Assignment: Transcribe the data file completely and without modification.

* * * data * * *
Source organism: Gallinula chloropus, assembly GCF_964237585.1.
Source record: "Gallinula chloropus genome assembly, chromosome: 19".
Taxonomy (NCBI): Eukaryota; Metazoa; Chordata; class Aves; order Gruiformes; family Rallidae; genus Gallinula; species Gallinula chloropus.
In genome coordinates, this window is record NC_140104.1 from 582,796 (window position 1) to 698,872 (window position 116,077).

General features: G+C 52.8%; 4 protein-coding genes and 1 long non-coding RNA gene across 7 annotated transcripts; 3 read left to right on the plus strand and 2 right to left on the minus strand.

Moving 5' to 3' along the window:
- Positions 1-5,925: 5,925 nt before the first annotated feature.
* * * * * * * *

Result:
Source organism: Gallinula chloropus, assembly GCF_964237585.1.
Source record: "Gallinula chloropus genome assembly, chromosome: 19".
Taxonomy (NCBI): Eukaryota; Metazoa; Chordata; class Aves; order Gruiformes; family Rallidae; genus Gallinula; species Gallinula chloropus.
In genome coordinates, this window is record NC_140104.1 from 582,796 (window position 1) to 698,872 (window position 116,077).

General features: G+C 52.8%; 4 protein-coding genes and 1 long non-coding RNA gene across 7 annotated transcripts; 3 read left to right on the plus strand and 2 right to left on the minus strand.

Moving 5' to 3' along the window:
- Positions 1-5,925: 5,925 nt before the first annotated feature.